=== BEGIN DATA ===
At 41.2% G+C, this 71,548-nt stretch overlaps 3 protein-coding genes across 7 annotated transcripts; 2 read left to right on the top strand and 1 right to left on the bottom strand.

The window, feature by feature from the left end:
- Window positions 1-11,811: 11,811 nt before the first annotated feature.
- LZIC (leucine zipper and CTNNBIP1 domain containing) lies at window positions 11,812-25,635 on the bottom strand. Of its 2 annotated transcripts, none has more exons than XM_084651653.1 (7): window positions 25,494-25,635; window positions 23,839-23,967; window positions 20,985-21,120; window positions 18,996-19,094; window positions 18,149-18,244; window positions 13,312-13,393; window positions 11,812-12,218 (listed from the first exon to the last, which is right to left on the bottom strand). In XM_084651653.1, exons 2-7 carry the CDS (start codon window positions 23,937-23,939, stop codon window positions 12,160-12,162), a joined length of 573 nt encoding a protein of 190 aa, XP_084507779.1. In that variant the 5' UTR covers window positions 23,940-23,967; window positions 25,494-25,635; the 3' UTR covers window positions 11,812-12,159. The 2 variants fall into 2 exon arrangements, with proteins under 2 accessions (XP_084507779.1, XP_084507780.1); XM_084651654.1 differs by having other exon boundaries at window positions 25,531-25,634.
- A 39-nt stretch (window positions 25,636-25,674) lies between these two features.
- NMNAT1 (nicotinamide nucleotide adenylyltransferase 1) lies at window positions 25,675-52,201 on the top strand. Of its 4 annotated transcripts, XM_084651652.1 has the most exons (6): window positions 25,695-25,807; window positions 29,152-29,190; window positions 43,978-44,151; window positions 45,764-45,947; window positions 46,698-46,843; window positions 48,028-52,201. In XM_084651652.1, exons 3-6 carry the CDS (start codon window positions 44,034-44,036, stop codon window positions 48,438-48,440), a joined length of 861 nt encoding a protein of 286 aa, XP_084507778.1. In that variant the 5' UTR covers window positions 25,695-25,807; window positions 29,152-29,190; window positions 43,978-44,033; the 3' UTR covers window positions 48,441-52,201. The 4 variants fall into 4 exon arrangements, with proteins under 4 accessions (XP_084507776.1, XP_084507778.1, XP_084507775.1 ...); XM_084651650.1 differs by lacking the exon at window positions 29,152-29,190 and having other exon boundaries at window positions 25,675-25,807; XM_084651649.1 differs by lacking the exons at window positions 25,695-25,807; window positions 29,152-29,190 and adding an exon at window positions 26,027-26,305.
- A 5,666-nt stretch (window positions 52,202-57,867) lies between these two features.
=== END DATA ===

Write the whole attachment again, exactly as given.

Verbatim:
At 41.2% G+C, this 71,548-nt stretch overlaps 3 protein-coding genes across 7 annotated transcripts; 2 read left to right on the top strand and 1 right to left on the bottom strand.

The window, feature by feature from the left end:
- Window positions 1-11,811: 11,811 nt before the first annotated feature.
- LZIC (leucine zipper and CTNNBIP1 domain containing) lies at window positions 11,812-25,635 on the bottom strand. Of its 2 annotated transcripts, none has more exons than XM_084651653.1 (7): window positions 25,494-25,635; window positions 23,839-23,967; window positions 20,985-21,120; window positions 18,996-19,094; window positions 18,149-18,244; window positions 13,312-13,393; window positions 11,812-12,218 (listed from the first exon to the last, which is right to left on the bottom strand). In XM_084651653.1, exons 2-7 carry the CDS (start codon window positions 23,937-23,939, stop codon window positions 12,160-12,162), a joined length of 573 nt encoding a protein of 190 aa, XP_084507779.1. In that variant the 5' UTR covers window positions 23,940-23,967; window positions 25,494-25,635; the 3' UTR covers window positions 11,812-12,159. The 2 variants fall into 2 exon arrangements, with proteins under 2 accessions (XP_084507779.1, XP_084507780.1); XM_084651654.1 differs by having other exon boundaries at window positions 25,531-25,634.
- A 39-nt stretch (window positions 25,636-25,674) lies between these two features.
- NMNAT1 (nicotinamide nucleotide adenylyltransferase 1) lies at window positions 25,675-52,201 on the top strand. Of its 4 annotated transcripts, XM_084651652.1 has the most exons (6): window positions 25,695-25,807; window positions 29,152-29,190; window positions 43,978-44,151; window positions 45,764-45,947; window positions 46,698-46,843; window positions 48,028-52,201. In XM_084651652.1, exons 3-6 carry the CDS (start codon window positions 44,034-44,036, stop codon window positions 48,438-48,440), a joined length of 861 nt encoding a protein of 286 aa, XP_084507778.1. In that variant the 5' UTR covers window positions 25,695-25,807; window positions 29,152-29,190; window positions 43,978-44,033; the 3' UTR covers window positions 48,441-52,201. The 4 variants fall into 4 exon arrangements, with proteins under 4 accessions (XP_084507776.1, XP_084507778.1, XP_084507775.1 ...); XM_084651650.1 differs by lacking the exon at window positions 29,152-29,190 and having other exon boundaries at window positions 25,675-25,807; XM_084651649.1 differs by lacking the exons at window positions 25,695-25,807; window positions 29,152-29,190 and adding an exon at window positions 26,027-26,305.
- A 5,666-nt stretch (window positions 52,202-57,867) lies between these two features.